A Supper Club Visit by our newest Resident Reporter- Jaysun Mays

Character is tested, revealed and further developed by the decisions we make in the most challenging times. I open with this statement simply because today I had the most illuminating experience thus far in my life. Some of you may know that I am currently on a 30 day challenge that restricts me to a food stamp budget and limits me to basically not going to any restaurants; while maintaining a healthy diet and only spending $50 a week on groceries.

In January, 1969, the Free Breakfast for School Children Program also known as “The Breakfast Club” was initiated at St. Augustine’s Church in Oakland, CA by the Black Panther Party. The Panthers would cook and serve food to the poor inner city youth of the area. Initially run out of a St. Augustine’s Church in Oakland, the Program became so popular that by the end of the year, the Panthers set up kitchens in cities across the nation, feeding over 10,000 children every day before they went to school.

By 1971 the Breakfast Club program had reached Des Moines, IA. Though the location of the program varied year by year, ultimately it would find its home at Trinity United Methodist Church on the south east corner of 8th St & College Ave.  To this day the program still continues there after more than 40 years and talk about the Black Panther Party has almost faded away. In 2001 a new initiative was born called “The Supper Club” parented by two separate entities by the names of New Haven Group and the Children and Family Urban Ministries.

The supper club is a program that is open to the public where children and families can go to get a warm meal and seek shelter if only for a moment. The Ministry also has an after school program available to children on Wednesdays and any day that the Des Moines Public Schools are not in session. Where children can go to develop their community skills and focus on their grades along with other learning skills.

I was informed of the supper club by a friend of mine that told me about the inexpensive simple meals that were free and would be in the presence of great company. Since my car is still in the shop and my mother needed to use the other vehicle I decided to be dropped off there knowing that I would find my way back. As I entered the large brick structure through a bright red door; jogged down a short flight of stairs to what seemed to be the cafeteria of the church. The room was filled with the most diverse group of children and families that I had ever seen. I walked right up to where the serving line started and I was greeted by the most charming group of older people. I really tried hard to not seem out of place because I didn’t want any attention due to the fact that I wanted to have a real sense of the situation without any intrigue.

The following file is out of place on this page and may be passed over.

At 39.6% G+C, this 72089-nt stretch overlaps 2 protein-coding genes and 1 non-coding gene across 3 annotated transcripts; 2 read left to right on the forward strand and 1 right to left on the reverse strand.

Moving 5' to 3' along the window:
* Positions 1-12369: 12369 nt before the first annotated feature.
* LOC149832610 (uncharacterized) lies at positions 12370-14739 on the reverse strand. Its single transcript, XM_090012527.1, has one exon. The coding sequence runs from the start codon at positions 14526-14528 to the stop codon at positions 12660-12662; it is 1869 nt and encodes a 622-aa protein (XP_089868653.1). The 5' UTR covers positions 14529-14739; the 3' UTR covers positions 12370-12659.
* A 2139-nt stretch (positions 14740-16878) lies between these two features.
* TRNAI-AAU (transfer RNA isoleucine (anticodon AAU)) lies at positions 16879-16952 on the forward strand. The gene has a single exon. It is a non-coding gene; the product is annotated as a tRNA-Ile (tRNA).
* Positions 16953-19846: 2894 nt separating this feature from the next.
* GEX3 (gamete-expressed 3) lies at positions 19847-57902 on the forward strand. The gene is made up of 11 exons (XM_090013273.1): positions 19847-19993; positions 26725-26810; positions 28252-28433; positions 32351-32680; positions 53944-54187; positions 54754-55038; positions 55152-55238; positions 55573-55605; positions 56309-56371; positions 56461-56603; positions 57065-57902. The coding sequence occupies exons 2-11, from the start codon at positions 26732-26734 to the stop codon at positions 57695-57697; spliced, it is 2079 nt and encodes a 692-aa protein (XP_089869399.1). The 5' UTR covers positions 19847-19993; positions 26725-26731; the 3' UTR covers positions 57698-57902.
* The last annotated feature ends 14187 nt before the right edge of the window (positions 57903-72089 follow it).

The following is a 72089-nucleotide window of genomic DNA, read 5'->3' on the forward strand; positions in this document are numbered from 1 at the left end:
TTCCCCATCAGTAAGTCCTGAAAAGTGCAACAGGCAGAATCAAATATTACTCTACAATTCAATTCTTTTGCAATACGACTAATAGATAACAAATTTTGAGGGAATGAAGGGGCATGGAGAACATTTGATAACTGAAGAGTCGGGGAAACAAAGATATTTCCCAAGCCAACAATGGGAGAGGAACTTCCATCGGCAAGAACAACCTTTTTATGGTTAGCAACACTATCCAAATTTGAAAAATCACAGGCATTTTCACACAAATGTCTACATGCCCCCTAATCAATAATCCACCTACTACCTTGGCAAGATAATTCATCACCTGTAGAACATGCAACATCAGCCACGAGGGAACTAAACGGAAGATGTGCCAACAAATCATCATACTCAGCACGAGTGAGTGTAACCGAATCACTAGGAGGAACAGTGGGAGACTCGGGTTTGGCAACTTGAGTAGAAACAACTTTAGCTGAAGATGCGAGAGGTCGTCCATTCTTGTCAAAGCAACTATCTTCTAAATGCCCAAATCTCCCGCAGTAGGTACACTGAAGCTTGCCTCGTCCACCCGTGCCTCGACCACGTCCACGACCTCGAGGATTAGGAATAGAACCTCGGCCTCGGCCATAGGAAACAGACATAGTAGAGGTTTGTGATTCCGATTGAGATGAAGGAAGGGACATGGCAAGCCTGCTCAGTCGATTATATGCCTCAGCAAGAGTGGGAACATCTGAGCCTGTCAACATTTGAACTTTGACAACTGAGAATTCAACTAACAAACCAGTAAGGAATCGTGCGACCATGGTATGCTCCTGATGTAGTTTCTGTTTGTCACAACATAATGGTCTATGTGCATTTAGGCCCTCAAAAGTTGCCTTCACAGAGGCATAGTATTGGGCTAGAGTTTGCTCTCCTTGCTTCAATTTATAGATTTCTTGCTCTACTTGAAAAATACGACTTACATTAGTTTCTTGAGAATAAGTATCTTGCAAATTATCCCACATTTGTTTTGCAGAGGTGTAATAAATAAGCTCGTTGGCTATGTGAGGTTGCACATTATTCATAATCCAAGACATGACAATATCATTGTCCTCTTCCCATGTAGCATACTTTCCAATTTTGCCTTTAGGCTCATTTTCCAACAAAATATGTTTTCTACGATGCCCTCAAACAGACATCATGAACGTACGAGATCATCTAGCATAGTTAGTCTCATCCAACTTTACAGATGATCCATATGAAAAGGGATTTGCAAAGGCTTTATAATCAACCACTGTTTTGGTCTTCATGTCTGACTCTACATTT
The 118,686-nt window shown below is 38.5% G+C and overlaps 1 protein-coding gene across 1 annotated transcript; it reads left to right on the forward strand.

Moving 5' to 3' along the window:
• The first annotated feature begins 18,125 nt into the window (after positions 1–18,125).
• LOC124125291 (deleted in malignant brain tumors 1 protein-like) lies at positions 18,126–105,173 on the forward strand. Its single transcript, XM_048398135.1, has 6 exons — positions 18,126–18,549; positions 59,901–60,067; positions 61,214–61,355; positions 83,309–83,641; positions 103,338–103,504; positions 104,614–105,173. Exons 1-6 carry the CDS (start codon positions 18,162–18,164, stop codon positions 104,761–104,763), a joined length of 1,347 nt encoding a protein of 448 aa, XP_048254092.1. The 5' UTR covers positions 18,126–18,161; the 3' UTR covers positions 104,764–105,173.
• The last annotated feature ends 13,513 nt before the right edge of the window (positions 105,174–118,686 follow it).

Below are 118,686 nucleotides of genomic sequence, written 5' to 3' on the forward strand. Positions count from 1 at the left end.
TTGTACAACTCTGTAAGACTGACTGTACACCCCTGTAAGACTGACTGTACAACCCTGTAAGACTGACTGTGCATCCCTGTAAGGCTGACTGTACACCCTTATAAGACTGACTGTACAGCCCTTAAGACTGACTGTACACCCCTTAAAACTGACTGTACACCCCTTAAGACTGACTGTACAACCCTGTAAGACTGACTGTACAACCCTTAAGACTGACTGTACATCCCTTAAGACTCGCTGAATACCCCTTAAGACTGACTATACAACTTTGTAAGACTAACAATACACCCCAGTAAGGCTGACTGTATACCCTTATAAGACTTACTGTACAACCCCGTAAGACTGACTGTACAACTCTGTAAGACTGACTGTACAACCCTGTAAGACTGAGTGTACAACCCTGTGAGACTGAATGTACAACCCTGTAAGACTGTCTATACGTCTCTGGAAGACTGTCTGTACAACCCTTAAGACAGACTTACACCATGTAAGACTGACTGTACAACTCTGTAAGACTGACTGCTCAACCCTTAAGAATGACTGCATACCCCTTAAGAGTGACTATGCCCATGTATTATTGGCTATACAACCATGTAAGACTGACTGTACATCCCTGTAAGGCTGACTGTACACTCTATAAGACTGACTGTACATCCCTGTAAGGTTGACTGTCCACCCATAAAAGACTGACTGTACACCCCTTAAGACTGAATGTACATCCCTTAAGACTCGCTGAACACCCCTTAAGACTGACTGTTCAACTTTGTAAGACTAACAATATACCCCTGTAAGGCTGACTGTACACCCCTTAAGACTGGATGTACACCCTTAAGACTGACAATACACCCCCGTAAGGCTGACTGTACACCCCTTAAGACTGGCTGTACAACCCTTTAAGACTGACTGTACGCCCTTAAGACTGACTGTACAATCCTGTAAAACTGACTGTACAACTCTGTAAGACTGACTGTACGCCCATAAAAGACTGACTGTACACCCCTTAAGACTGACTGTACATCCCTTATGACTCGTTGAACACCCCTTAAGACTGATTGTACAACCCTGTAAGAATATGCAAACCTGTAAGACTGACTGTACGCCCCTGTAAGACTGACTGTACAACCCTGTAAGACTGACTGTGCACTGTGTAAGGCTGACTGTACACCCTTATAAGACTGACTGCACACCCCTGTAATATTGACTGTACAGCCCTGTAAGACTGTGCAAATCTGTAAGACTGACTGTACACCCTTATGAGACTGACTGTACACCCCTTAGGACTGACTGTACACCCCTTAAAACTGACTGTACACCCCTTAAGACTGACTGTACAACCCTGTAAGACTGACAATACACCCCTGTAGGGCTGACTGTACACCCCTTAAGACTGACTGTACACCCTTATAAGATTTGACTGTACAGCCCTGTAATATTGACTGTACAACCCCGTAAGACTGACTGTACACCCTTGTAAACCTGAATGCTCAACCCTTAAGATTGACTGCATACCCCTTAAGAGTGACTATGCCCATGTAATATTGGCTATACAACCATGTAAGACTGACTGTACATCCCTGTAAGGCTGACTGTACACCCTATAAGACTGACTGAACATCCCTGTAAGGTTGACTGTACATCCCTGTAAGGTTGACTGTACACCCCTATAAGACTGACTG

Of course immediately they were on to me, but without judgment I was welcomed with out-stretched arms. I received a tray with a Styrofoam plate that had spaghetti pasta, meat-less sauce or as my friends in Philadelphia would say, “Gravy” accompanied by an ordinary lettuce salad and a piece of garlic bread. Unknowing as to where I should sit I settled into a seat that was right in the middle of the room.

Lyfe Jennings once said, “Anybody can be slick at talking, but it takes a real man to be slick at listening!” so at this moment I’m done talking now I’m listening.  Being an avid observer of people to took in my company and embraced each and everyone around me. I offered a listening ear to anyone who wanted to be heard.

The first person I spoke with was a gentleman who seemingly was in his late 40’s and was staying at Hope Ministries Bethel Mission just a mile up the road.  He told me that of course he could’ve ate at the mission but he called his change of scenery, “going out to dinner” he offered his story of a life that had a bright future but quickly dimmed to a fall from grace orchestrated by a life of drugs.

A few minutes went by and another man joined us, but this man was wearing a name tag that said Mr. Charles. He was one of the staff members of the program who shared the rich history of the program with me without even questioning why I was asking so many questions. While in the middle of our conversation; a young lady interrupted to show Mr. Charles a purse that she had made by hand from scraps as if she just created the newest design that will be in Chanel stores for the spring collection launch. When she walked away Mr. Charles had informed me that the young girl had lost everything she owned in a house fire that ultimately took the life of two of her family members and was currently homeless.

Balance, wisdom and love are key words in the bible. Operating in these qualities will accelerate your progress. A person who is filled with wisdom and love will think a matter through, seek and receive direction from the Lord and handle the situation in a balanced way.

When I left I walked the mile and a half to my mother’s house to wait for her return. During my walk I realized balance was the destiny behind my visit to the supper club today. To think the other day I was excited with myself for purchasing a new $200 wallet from the Coach store while a little girl just made herself a new purse from the scraps of clothes that in a fire that took the life of her family members which to me is absolutely priceless. Also I am complaining about how inconvenient it is that my Mercedes-Benz is at the dealership being fixed while there are people trying to figure out if they are going to have a place to rest their head for the night in away from the cold chill of the winter season.

 

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